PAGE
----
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Title:
PLASMA ASSISTED DIRTY WATER ONCE THROUGH STEAM GENERATION SYSTEM, APPARATUS AND METHOD
Document Type and Number:
WIPO Patent Application WO/2016/183249
Kind Code:
A1
Abstract:
A system and method can comprise a heat source, a plasma assisted vitrifier (23) comprising a siphon valve (111); and a self-cleaning heat exchanger (11) comprising a fired tube side and a water tube side. The self-cleaning heat exchanger (11) can be configured to receive a heat source comprising an oxidized fossil fuel to one of the fire tube side or the water tube side and the self-cleaning heat exchanger (11) is further configured to receive a dirty water input on the other of the fire tube side and the water tube side to generate a steam. The plasma assisted vitrifier (23) can be configured to process an organic or inorganic solid waste. The siphon valve (111) is configured to assist in generating a reclaimed product, and the plasma assisted vitrifier (23) is further configured to supply a portion of the process heat to the self-cleaning heat exchanger (11).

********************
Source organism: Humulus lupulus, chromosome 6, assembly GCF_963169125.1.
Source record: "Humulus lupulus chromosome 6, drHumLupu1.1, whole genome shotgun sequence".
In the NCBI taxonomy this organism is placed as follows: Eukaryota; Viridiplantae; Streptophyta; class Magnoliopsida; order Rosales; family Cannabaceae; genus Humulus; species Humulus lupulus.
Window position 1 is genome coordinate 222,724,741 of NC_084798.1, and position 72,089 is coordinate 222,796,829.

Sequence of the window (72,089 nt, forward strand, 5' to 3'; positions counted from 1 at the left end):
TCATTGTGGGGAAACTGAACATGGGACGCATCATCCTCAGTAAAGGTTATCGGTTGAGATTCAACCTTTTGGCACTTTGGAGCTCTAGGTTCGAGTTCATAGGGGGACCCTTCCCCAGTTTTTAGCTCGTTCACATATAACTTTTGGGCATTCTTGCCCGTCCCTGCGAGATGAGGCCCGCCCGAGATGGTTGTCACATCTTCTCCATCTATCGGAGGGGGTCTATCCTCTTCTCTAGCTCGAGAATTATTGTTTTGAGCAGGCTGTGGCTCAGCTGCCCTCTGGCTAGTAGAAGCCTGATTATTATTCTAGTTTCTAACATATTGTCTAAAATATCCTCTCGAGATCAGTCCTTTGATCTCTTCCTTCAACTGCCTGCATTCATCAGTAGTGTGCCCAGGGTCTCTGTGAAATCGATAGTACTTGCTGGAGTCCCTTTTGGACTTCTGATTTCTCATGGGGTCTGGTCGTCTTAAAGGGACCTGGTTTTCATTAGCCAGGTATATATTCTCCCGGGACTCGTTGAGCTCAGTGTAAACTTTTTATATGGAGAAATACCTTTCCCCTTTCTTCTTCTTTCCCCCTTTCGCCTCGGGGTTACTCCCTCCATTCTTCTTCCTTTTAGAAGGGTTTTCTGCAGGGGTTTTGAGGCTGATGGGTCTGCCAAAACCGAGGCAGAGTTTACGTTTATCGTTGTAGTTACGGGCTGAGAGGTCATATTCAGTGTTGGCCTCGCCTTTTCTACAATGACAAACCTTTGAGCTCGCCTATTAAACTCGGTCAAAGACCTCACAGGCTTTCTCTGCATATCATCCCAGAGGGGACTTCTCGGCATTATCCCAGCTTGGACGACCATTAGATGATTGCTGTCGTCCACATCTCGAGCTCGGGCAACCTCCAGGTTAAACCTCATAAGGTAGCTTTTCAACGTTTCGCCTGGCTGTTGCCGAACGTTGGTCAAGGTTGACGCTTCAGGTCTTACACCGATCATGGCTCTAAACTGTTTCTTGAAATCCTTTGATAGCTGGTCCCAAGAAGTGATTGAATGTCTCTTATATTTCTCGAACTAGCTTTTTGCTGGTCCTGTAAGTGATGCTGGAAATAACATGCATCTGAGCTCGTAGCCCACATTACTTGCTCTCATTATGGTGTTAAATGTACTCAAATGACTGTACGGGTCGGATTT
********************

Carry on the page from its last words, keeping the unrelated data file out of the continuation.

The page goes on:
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Inventors:
JURANITCH, James C. (714 NE 20th Avenue, Fort Lauderdale, Florida, 33304, US)
REYNOLDS, Alan C. (25172 Sullivan Lane, Novi, Michigan, 48375, US)
SKINNER, Raymond C. (8310 NW 15th Ct, Coral Springs, Florida, 33071, US)
Application Number:
US2016/031938
Publication Date:
November 17, 2016
Filing Date:
May 11, 2016
Export Citation:
Click for automatic bibliography generation   Help
Assignee:
XDI HOLDINGS, LLC (730 W. McNab Road, Fort Lauderdale, Florida, 33309, US)
International Classes:
F22B7/04; F22B13/08; F22B21/34; F22B23/06
Foreign References:
US5161488A1992-11-10
US20050072382A12005-04-07
US20140107234A12014-04-17
EP2546478A22013-01-16
US20060249099A12006-11-09
Attorney, Agent or Firm:
NIELSEN, Matthew D. et al. (4000 Wells Fargo Center, 90 South Seventh StreetMinneapolis, Minnesota, 55402, US)
Download PDF:
Claims:
CLAIMS

What is claimed is:

1. A system for the production of steam, comprising: